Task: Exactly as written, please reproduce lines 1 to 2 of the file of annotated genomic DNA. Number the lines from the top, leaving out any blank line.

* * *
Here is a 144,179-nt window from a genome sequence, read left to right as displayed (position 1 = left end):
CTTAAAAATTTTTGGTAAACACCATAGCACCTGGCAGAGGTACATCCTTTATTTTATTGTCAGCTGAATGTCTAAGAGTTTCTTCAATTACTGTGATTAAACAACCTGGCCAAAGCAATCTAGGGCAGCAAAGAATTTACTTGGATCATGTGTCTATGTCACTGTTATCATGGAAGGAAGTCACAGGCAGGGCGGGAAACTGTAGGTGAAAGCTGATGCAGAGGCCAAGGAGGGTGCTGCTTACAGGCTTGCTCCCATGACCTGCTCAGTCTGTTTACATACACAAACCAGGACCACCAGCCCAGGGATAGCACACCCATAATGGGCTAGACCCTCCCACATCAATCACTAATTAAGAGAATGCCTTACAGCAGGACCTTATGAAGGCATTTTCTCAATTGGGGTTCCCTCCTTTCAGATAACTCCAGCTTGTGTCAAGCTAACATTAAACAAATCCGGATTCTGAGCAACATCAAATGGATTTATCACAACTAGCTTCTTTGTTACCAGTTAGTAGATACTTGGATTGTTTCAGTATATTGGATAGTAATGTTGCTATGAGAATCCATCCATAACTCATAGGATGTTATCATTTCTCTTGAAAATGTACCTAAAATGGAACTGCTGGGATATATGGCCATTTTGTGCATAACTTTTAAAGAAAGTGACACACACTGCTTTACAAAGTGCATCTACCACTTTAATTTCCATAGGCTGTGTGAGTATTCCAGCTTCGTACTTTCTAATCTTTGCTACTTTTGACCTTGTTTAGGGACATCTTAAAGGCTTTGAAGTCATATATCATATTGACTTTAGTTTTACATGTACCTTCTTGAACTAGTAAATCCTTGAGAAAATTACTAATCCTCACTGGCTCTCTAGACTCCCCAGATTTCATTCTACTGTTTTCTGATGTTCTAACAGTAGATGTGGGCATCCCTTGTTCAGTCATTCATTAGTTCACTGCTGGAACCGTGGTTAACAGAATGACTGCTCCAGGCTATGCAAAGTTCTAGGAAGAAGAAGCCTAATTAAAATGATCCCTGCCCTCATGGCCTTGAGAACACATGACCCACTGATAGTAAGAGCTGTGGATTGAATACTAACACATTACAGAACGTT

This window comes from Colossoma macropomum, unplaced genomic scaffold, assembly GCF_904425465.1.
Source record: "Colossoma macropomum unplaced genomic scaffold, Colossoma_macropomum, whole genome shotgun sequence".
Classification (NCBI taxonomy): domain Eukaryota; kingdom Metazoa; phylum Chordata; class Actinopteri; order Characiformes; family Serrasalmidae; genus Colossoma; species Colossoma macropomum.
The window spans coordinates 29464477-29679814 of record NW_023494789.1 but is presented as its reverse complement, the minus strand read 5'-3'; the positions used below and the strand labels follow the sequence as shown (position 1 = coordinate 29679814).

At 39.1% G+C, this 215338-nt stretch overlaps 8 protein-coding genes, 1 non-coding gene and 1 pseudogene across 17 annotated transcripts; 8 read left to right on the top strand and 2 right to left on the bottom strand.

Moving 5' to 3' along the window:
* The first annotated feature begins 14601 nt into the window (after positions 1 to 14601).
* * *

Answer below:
Here is a 144,179-nt window from a genome sequence, read left to right as displayed (position 1 = left end):
CTTAAAAATTTTTGGTAAACACCATAGCACCTGGCAGAGGTACATCCTTTATTTTATTGTCAGCTGAATGTCTAAGAGTTTCTTCAATTACTGTGATTAAACAACCTGGCCAAAGCAATCTAGGGCAGCAAAGAATTTACTTGGATCATGTGTCTATGTCACTGTTATCATGGAAGGAAGTCACAGGCAGGGCGGGAAACTGTAGGTGAAAGCTGATGCAGAGGCCAAGGAGGGTGCTGCTTACAGGCTTGCTCCCATGACCTGCTCAGTCTGTTTACATACACAAACCAGGACCACCAGCCCAGGGATAGCACACCCATAATGGGCTAGACCCTCCCACATCAATCACTAATTAAGAGAATGCCTTACAGCAGGACCTTATGAAGGCATTTTCTCAATTGGGGTTCCCTCCTTTCAGATAACTCCAGCTTGTGTCAAGCTAACATTAAACAAATCCGGATTCTGAGCAACATCAAATGGATTTATCACAACTAGCTTCTTTGTTACCAGTTAGTAGATACTTGGATTGTTTCAGTATATTGGATAGTAATGTTGCTATGAGAATCCATCCATAACTCATAGGATGTTATCATTTCTCTTGAAAATGTACCTAAAATGGAACTGCTGGGATATATGGCCATTTTGTGCATAACTTTTAAAGAAAGTGACACACACTGCTTTACAAAGTGCATCTACCACTTTAATTTCCATAGGCTGTGTGAGTATTCCAGCTTCGTACTTTCTAATCTTTGCTACTTTTGACCTTGTTTAGGGACATCTTAAAGGCTTTGAAGTCATATATCATATTGACTTTAGTTTTACATGTACCTTCTTGAACTAGTAAATCCTTGAGAAAATTACTAATCCTCACTGGCTCTCTAGACTCCCCAGATTTCATTCTACTGTTTTCTGATGTTCTAACAGTAGATGTGGGCATCCCTTGTTCAGTCATTCATTAGTTCACTGCTGGAACCGTGGTTAACAGAATGACTGCTCCAGGCTATGCAAAGTTCTAGGAAGAAGAAGCCTAATTAAAATGATCCCTGCCCTCATGGCCTTGAGAACACATGACCCACTGATAGTAAGAGCTGTGGATTGAATACTAACACATTACAGAACGTT